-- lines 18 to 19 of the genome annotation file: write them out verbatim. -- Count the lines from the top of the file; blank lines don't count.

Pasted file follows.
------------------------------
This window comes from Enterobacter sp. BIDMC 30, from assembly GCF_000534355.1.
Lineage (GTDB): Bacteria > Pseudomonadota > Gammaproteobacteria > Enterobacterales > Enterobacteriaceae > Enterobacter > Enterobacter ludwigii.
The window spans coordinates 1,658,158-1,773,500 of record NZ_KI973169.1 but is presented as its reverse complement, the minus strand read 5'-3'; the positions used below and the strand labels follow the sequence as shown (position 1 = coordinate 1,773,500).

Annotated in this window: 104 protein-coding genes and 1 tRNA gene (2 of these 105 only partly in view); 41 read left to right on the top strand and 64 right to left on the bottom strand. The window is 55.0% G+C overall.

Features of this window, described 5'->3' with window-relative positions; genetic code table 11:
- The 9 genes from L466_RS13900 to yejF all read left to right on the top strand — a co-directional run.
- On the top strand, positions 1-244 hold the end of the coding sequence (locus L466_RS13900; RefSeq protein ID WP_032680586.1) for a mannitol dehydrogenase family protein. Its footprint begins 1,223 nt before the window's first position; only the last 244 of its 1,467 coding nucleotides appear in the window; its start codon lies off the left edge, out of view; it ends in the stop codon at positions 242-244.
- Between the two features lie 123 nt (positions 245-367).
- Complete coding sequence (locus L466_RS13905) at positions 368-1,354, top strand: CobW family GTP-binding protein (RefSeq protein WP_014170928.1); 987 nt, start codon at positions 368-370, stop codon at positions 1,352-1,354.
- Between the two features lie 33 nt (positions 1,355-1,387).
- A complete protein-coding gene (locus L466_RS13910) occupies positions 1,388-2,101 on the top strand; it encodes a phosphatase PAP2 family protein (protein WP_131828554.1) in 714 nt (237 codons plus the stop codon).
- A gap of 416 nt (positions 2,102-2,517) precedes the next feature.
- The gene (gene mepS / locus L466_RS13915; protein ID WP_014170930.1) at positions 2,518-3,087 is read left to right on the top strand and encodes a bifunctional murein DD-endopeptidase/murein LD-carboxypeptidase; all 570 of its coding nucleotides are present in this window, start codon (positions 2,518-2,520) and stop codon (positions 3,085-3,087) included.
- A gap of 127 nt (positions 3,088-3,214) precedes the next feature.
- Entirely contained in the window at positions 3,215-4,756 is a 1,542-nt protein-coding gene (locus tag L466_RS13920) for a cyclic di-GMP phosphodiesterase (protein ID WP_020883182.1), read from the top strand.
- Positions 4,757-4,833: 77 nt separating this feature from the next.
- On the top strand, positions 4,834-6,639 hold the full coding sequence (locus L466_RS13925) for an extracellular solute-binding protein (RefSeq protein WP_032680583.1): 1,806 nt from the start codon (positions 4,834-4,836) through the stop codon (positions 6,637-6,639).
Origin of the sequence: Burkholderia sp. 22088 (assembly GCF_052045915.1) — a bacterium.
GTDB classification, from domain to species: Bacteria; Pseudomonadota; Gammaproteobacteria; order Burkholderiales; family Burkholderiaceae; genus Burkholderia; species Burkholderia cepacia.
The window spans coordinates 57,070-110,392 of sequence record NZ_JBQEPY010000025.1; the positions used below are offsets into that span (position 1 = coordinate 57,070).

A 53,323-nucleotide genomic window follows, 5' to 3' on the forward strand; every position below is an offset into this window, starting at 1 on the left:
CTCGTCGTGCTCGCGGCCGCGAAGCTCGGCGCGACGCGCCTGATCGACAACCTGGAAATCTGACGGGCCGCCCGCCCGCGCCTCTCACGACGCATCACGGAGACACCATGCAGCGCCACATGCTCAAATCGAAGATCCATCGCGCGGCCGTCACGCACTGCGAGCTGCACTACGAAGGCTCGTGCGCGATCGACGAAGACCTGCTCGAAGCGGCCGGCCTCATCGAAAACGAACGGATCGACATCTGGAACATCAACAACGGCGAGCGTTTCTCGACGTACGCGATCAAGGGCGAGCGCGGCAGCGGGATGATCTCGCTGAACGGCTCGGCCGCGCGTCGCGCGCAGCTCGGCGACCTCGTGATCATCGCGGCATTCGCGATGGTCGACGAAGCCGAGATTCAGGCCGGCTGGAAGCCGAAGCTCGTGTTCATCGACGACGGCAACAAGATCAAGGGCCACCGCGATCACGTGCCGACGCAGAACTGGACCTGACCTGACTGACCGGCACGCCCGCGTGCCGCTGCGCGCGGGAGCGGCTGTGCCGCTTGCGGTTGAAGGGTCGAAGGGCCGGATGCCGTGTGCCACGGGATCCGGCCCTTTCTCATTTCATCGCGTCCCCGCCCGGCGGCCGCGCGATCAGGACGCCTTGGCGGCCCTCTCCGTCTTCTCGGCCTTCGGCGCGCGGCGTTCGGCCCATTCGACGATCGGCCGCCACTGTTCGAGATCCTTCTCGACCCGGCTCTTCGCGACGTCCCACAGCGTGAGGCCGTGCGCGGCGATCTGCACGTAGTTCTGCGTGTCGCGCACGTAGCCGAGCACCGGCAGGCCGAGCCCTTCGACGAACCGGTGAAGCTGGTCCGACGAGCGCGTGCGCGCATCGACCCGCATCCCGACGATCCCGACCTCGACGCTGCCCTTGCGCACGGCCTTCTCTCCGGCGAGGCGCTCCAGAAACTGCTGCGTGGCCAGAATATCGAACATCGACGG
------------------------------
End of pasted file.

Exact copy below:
Origin of the sequence: Burkholderia sp. 22088 (assembly GCF_052045915.1) — a bacterium.
GTDB classification, from domain to species: Bacteria; Pseudomonadota; Gammaproteobacteria; order Burkholderiales; family Burkholderiaceae; genus Burkholderia; species Burkholderia cepacia.